Photo/IllutrationIngredients that arrived from a food plant fill 10 or so 500-liter containers at 4 p.m. on Feb. 3 at Japan Food Ecology Center Inc.’s recycling plant in Sagamihara, Kanagawa Prefecture. They were likely designated for use in making “Eho-maki” sushi rolls. (Kazuyo Nakamura)

  • Photo/Illustraion

Tucking into a “lucky direction” sushi roll for the annual Setsubun festival is believed to bring good fortune, but the tradition does not mean good news all round.

Called “Eho-maki” in Japanese, the long sushi roll is consumed on the last day of winter according to the traditional calendar. Its recently established status as a seasonal product, however, has led to some controversy due to the way leftovers are being wasted in bulk, partly due to unreasonably aggressive marketing.

OVERCOOKED

Large quantities of food, likely intended for Eho-maki, were seen being carried into Japan Food Ecology Center Inc.’s recycling plant in Sagamihara, Kanagawa Prefecture, on the afternoon of Feb. 3, the date of this year’s Setsubun festival. The amount was about twice that of rice-based food materials that J.FEC receives on a typical day.

The volume of incoming waste food products related to Eho-maki surges on and around Setsubun every year, according to J.FEC officials.

J.FEC recycles these and other waste foodstuffs into pig feed. Many of the products arrive directly from food plants without even being laid out in storefronts first, J.FEC President Koichi Takahashi said.

Convenience store chains and other retailers take account of sales trends when placing their orders, but an enormous surplus still arises, apparently because plants have to produce extra to avoid possible shortages, Takahashi explained.

Eho-maki is associated with Setsubun because it is believed that eating up a thick sushi roll in silence on that day while looking toward the “lucky direction,” which varies from year to year, brings good luck. The practice, which originated in the Kansai region of western Japan, is believed to have spread further afield after one major convenience store chain began marketing Eho-maki across the nation in the latter half of the 1990s.

When Setsubun is over, however, demand evaporates. And unlike Valentine’s Day chocolates and other seasonal products, Eho-maki go bad quickly, so there is no choice but to throw away any unsold product, sources said.

RETAILER’S RETHINK

One retail chain has moved to review the way Eho-maki are sold.

“Let’s put an end (to waste),” declared an advert issued Feb. 1 by Yamada Store, which operates eight supermarkets in Hyogo Prefecture.

“We will be making only as many Eho-maki rolls as we sold last year. Excuse us in case the stock runs out,” the company, based in Taishi in the prefecture, announced in the brochure.

The news of Eho-maki bulk-binning has gone viral on social media, and some employees have raised questions about the status quo, said Atsushi Nakano, Yamada Store’s head of shop management.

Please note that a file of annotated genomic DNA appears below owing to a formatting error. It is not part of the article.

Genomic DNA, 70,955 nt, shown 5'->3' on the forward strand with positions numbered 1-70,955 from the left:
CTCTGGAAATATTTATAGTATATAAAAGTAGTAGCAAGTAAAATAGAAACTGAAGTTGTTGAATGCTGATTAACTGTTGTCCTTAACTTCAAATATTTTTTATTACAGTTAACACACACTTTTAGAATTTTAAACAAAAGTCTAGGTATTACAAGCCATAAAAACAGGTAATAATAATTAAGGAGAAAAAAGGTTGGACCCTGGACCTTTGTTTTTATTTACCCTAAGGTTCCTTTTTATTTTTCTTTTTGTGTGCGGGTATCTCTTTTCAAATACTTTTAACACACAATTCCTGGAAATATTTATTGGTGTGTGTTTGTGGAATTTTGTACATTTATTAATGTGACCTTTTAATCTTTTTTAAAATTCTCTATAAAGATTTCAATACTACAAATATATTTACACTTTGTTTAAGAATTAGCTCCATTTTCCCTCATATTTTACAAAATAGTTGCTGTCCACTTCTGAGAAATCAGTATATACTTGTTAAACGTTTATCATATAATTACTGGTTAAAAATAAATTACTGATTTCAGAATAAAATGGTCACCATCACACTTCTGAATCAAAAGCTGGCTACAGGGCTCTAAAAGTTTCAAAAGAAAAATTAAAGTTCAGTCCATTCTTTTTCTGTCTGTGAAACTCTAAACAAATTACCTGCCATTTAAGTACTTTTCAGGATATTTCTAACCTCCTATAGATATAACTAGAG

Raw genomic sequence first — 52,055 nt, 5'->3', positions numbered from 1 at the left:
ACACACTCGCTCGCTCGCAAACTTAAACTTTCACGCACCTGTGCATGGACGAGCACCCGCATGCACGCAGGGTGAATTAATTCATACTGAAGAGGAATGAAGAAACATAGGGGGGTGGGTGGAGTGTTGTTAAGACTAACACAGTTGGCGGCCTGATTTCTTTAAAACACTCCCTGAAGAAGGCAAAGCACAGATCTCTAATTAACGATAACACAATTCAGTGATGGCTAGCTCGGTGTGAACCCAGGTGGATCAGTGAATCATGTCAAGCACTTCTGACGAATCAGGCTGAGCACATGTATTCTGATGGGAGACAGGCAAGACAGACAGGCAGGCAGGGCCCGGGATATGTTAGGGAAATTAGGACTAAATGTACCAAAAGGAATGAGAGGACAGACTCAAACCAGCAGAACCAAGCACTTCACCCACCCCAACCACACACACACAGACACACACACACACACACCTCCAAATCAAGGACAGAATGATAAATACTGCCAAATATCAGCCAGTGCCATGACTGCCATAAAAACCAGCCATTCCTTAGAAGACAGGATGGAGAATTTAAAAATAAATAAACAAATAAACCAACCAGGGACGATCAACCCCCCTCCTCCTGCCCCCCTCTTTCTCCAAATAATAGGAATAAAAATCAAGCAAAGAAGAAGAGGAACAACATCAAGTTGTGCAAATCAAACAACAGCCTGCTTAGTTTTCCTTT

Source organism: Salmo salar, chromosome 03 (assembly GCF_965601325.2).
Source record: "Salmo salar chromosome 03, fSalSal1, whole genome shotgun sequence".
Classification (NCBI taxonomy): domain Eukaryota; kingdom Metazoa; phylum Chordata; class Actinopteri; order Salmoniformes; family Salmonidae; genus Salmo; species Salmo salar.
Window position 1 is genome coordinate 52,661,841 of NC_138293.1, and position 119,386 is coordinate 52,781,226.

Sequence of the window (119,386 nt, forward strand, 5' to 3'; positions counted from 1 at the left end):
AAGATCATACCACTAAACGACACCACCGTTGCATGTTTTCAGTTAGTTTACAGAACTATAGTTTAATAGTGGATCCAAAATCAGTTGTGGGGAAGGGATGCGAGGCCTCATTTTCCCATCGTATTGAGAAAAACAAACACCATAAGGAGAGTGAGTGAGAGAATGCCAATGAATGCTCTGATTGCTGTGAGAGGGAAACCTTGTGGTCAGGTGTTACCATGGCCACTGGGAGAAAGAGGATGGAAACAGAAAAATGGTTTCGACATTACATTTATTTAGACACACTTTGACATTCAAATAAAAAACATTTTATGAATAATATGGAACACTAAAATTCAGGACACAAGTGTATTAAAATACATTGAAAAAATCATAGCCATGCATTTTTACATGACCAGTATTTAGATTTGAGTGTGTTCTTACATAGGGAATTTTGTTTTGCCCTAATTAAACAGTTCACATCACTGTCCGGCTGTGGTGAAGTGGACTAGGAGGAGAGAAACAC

“It is common sense for supermarkets that you have to make more than you did last year,” Nakano said. “But there is probably a limit to endless growth in this age of depopulation.”

Yamada Store discarded significantly fewer Eho-maki rolls this year, with all products on the storefront sold out at five of its outlets. The company heard no particular complaints about stock running out, and received, on the contrary, numerous phone calls and e-mails of encouragement, Nakano added.

PERSONNEL UNDER PRESSURE

Questions have also been raised about the way Eho-maki rolls are marketed.

One convenience store in western Japan was assigned a “target” of selling 1,000 rolls.

“The chain’s head office has never used the word ‘quota,’ but a paper notice was put up in the store about the number of reservations made,” said one 20-something employee who works for the store. “And the quantity sold is used in assessments.”

The employee added that only about 40 percent of the target volume was sold by the night of Feb. 3, and so they purchased 40 rolls at their own expense.

Officials of Seven-Eleven Japan Co., FamilyMart Co. and Lawson Inc.--all operators of major convenience store chains--all denied, when interviewed by The Asahi Shimbun, that they have any “quotas.”

“Selling several hundred rolls would only amount to proceeds of several tens of thousands of yen (several hundred dollars), so there is no point in selling just as many of them at the cost of pushing extra burdens on employees,” said Yuji Namiki, a professor of distribution management with the Hosei Business School of Innovation Management, who previously worked for a major convenience store chain operator. The purchase at an employee’s own expense “probably represents a rare case,” Namiki said.

However, the leader of one labor union for part-time workers, which has received similar complaints, disagrees.

Workers are not necessarily instructed to buy up products, but the implication is clear when they are sometimes told things like, “We are short of the target. What do you think you should do?” according to Hiroto Watanabe, a Black Arbeit Union representative.

Rumi Ide, who is studying the issue of food waste, pointed out the broader context behind the issues being raised about the way Eho-maki rolls are sold and scrapped.

“A shortage of supply means a lost opportunity for a sale, so retailers are under pressure to place surplus orders, and plants have no choice but to make allowances for leftovers in manufacturing products,” Ide said. “It is probably high time that we reviewed the practice of excess production.”

(This article was written by Kazuyo Nakamura and Satsuki Fujita.)